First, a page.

Shadows of Darkness
I’m going to start this one with a bit of a strange warning. Touto, you will be upset by this. Please understand if you read it all, and if you do not feel you are strong enough, you do not have to read it at all. Please, don’t hurt yourself by reading about my hurt. I hope though, if you do read this, you will see why I respect you, even when things upset you.
Also, this retrospective has massive spoilers in it. I really do recommend that you try the games before reading this if you’ve any intention to do so.
Quest For Glory 4 is a remarkable improvement over Wages Of War. While Wages of War was uncertain about how they wanted to use their engine, with its point-and-click movement, Quest For Glory 4 is much more confident. The windows port of it is a little shaky, but hey, it was 1994 and Windows 3.1 wasn’t exactly a renowned game platform. The combat system is a bit weird – I remember being quite good at it, but anything you practice for a hundred hours probably becomes easier. It was a stranger attempt to make combat more arcade – and it even included an AI version that could fight for you, if you were all thumbs. Other than that, the game’s core is more or less the same. Items, skills, pointing, clicking, solving puzzles, balancing the resources of your stamina and time, sleeping and eating and stabbing things – there isn’t anything here you haven’t seen already.
The game still has stats that determine how well you do at things, and if you’re weird and obsessive you can drag all those numbers up to a very sassy 400. There is some incentive to do so, if you like numbers that are larger than other numbers, and some point in the game, you will notice a tangible difference when you start random fights in the wilds to collect coins and miscellaneous junk, but you don’t have to do that. You don’t have to try and do everything in this creepy little valley of Slavic horror.
Quest For Glory 4 also abandoned Quest For Glory 3’s world map, and returns to a screen-by-screen small valley just like Quest For Glory 1. I preferred this, especially when they made sure that there were fewer ‘empty’ screens – more than a few areas had something in them, whether that was a hawk or a particular random encounter or a goddamned grieving ghost of a lost woman, pining for her husband who had never stopped missing her.
Oh yeah, the big change from the previous games is that Quest For Glory 4 is fucking dark.
It plays with the same goofiness of the earlier games, of course. There’s a mad scientist trying to bring a woman made of vegetables to life, like Frankenstein. There’s a gravedigger who makes amazingly bad puns. There’s a talking bush. There’s also John Rhys Davies, as the narrator, going for full Hammer Horror style histrionic when the narration comes to a tense head.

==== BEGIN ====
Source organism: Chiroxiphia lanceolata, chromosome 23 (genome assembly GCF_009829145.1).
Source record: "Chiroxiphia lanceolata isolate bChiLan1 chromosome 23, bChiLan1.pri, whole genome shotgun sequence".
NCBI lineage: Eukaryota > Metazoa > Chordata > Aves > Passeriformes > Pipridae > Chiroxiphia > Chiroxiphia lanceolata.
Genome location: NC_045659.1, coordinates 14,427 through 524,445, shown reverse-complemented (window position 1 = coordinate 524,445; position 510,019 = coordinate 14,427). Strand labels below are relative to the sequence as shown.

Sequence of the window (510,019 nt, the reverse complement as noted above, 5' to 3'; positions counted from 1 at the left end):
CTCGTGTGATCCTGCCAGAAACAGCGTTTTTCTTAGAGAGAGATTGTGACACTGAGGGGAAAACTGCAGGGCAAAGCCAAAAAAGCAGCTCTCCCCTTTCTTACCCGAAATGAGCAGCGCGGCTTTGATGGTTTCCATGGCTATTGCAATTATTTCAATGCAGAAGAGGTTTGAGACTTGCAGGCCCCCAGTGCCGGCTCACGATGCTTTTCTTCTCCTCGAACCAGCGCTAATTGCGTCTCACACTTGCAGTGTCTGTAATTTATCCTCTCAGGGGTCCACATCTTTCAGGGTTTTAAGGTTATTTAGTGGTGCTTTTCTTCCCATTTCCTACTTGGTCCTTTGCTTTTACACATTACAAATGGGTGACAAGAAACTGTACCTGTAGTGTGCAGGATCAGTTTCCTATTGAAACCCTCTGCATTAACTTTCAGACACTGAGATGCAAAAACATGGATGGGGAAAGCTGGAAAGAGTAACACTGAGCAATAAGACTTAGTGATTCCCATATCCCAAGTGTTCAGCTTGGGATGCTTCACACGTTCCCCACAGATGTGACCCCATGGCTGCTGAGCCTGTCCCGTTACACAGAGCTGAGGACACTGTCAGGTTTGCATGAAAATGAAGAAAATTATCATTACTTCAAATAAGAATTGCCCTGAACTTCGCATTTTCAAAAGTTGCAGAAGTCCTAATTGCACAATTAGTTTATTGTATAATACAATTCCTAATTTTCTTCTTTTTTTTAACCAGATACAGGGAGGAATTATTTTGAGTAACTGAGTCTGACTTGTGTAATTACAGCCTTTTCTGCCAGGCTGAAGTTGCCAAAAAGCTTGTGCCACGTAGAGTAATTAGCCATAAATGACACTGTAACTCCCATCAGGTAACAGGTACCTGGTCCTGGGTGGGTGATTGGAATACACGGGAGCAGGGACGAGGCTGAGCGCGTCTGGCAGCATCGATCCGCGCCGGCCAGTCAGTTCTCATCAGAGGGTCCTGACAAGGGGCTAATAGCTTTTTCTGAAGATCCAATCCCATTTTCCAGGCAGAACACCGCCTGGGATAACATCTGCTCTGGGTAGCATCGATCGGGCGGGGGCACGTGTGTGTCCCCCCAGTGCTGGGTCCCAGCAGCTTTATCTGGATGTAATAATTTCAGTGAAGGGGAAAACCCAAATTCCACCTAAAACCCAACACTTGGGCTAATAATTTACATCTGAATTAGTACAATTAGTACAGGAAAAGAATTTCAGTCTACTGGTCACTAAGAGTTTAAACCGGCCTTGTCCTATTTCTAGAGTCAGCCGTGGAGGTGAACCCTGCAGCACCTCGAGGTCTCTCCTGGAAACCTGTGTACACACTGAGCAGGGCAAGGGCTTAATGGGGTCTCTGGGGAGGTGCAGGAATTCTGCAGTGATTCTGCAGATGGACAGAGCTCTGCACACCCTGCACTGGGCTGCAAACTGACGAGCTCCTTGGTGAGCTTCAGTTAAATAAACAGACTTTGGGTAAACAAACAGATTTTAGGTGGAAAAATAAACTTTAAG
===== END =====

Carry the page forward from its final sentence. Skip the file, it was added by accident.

It’s also a game with suicide, sacrifice, and a dreadful hybrid of Lovecraftian horror and the Slavic myth of Chernobog.
QFG4 is to my mind the ‘last’ Quest For Glory game. By the time the fifth game, Dragon Fire came out, my world and outlook had changed, and I simply did not know the game existed. Despite Dragon Fire coming out when I was old enough to easily obtain it, I never did. I own a copy – but I’ve never bothered to play it. I don’t know why. Therefore, QFG4 represents a finale, and a strange one. Strange because of how it impacted me, but also strange in how my very twisted, distorted view of the world in my adolescent years, played into how the game felt to me. This started with the character of the Dark One – Avoozl.
I don’t think I can tell you what Avoozl was, to me. Oh, sure, I can tell you he’s a big bad horrible thing, an evil so dreadful nobody wanted to use his name until it was necessary for puzzles. I could use terms like ‘lovecraftian’ or ‘horrifying,’ but that wouldn’t do justice to what I saw in Avoozl. That’s just description, a pile of words thrown over a shape. Avoozl was something more and more dreadful, to me.
When I played Quest For Glory 4 for the first time, I was still a Christian. I was still a Christian who believed in a very fundamentalist, very literal and controlling fashion of the faith. I was a Christian who genuinely believed that as a fifteen year old virgin, I had committed acts of adultery by looking at women on magazine covers. I believed in a literal devil and demonic possession. I believed that Satan took control of media in the world to convince people of ideas that would make us easier to control. This had happened to me once before – after a nightmare inspired by the first game, I was convinced that there was something wrong with the game, and I had to ‘purge’ the disks, wiping them all, one by one, ritualistically.
I had read my Bible enough, however, to know that the book hinted in some terrible places about the other gods.
I very, very seriously thought Avoozl might exist.
I know, it’s ridiculous! Laugh at me if you want, but this was the perspective I had! And in this game, I was being given a glimpse of, of, of a world with more gods. Of a world where a Christian warrior was not opposing ideals and cusswords, but was taking up an arm against something so much worse. When this topic breached the surface, when Avoozl flashed his fins, unnamed and terrible, I was suddenly galvanised. This world was full of demons, ghosts, the dead, horror and fear.